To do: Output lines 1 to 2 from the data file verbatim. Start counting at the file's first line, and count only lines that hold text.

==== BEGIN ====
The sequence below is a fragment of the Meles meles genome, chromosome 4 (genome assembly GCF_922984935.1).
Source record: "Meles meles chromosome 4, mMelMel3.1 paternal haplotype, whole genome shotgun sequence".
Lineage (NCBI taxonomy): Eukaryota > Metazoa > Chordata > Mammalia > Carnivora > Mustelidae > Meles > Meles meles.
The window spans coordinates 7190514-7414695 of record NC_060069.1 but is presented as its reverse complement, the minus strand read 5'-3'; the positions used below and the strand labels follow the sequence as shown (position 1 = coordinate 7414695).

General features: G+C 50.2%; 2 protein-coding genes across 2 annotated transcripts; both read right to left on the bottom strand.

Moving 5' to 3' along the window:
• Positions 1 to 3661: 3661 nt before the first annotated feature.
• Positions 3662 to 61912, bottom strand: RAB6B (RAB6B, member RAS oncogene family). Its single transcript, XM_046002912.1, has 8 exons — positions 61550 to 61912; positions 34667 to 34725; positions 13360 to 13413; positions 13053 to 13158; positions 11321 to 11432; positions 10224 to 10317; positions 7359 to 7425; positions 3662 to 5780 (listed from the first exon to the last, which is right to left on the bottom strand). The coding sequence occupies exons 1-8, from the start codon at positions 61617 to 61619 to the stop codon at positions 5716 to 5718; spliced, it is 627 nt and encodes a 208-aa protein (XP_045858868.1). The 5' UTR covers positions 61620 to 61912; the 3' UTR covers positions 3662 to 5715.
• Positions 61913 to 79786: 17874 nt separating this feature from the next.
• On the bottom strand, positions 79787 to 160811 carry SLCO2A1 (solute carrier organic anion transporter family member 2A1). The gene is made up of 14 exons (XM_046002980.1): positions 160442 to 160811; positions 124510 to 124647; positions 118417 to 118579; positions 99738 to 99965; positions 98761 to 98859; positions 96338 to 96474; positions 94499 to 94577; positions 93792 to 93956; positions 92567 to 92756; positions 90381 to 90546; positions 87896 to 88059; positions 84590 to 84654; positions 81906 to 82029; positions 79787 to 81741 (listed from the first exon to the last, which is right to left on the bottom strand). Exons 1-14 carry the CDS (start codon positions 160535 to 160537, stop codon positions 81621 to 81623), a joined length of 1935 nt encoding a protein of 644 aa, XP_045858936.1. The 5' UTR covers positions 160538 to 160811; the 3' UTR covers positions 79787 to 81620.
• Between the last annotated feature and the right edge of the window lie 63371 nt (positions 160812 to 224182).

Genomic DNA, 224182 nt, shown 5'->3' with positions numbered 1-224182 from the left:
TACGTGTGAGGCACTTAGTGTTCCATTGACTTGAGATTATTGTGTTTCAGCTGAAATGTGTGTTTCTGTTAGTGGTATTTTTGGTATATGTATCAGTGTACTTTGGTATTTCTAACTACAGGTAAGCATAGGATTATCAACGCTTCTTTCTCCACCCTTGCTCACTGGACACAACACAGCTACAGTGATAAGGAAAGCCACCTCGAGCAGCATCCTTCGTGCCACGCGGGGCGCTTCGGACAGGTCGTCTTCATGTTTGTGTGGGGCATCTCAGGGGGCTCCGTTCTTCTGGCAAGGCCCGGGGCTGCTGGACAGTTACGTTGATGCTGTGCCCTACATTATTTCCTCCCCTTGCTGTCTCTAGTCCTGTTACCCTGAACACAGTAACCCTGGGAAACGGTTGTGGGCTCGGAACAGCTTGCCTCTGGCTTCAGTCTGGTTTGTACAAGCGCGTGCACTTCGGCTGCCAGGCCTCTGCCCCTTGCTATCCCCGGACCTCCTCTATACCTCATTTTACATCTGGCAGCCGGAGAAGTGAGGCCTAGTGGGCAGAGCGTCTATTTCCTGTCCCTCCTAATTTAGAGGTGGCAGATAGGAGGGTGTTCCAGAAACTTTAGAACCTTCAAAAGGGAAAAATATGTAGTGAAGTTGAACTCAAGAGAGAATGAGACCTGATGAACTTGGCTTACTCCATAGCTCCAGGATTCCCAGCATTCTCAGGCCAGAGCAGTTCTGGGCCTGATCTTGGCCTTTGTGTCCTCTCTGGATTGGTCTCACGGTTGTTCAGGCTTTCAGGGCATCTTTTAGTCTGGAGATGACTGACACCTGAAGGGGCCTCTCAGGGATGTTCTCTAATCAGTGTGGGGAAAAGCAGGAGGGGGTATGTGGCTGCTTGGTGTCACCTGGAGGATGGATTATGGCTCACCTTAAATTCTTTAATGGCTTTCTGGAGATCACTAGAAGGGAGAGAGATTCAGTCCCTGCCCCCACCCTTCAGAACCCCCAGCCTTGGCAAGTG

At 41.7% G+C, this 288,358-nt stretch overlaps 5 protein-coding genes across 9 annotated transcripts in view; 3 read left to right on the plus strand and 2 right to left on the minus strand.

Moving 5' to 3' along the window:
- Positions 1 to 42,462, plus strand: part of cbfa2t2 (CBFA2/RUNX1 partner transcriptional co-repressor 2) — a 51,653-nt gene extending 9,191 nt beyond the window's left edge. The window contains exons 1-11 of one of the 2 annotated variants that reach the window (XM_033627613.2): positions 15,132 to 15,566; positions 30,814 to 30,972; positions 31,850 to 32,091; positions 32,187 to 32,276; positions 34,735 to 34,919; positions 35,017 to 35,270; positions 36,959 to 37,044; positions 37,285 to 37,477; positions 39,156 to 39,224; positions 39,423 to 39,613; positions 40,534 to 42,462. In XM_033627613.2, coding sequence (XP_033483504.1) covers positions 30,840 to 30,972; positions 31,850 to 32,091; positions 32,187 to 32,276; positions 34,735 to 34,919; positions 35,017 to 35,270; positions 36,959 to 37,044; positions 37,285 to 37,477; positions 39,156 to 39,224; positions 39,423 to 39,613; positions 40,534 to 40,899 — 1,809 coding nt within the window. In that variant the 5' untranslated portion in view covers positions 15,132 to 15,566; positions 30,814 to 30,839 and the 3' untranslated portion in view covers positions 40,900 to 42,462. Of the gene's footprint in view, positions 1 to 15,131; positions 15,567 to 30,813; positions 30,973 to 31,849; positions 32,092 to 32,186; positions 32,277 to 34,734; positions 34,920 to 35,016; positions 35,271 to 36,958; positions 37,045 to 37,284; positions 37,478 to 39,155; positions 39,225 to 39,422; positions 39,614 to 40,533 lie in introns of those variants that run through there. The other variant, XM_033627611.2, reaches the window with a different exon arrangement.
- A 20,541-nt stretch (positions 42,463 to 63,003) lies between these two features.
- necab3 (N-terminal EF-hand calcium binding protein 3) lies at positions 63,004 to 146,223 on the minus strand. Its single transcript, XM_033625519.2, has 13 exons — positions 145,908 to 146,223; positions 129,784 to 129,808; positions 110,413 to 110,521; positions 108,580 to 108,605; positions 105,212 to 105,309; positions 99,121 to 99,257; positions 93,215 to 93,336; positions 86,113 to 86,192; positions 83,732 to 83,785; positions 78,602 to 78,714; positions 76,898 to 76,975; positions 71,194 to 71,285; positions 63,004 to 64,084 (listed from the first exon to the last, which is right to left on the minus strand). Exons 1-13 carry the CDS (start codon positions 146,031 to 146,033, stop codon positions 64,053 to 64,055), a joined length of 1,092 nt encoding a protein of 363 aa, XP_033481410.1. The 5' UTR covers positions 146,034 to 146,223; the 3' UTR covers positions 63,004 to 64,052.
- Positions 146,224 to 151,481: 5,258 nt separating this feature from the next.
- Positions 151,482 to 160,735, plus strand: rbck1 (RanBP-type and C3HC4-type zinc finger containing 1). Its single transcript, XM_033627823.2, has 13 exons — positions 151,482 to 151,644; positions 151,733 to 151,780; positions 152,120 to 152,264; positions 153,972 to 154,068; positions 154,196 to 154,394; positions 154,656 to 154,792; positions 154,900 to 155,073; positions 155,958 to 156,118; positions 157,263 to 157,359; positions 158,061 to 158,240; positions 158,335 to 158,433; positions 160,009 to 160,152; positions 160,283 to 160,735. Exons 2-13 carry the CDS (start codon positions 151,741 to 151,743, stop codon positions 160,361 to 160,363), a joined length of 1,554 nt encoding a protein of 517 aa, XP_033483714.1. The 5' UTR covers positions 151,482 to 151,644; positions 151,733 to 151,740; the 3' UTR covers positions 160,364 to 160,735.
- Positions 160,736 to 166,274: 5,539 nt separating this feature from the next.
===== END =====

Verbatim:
The sequence below is a fragment of the Meles meles genome, chromosome 4 (genome assembly GCF_922984935.1).
Source record: "Meles meles chromosome 4, mMelMel3.1 paternal haplotype, whole genome shotgun sequence".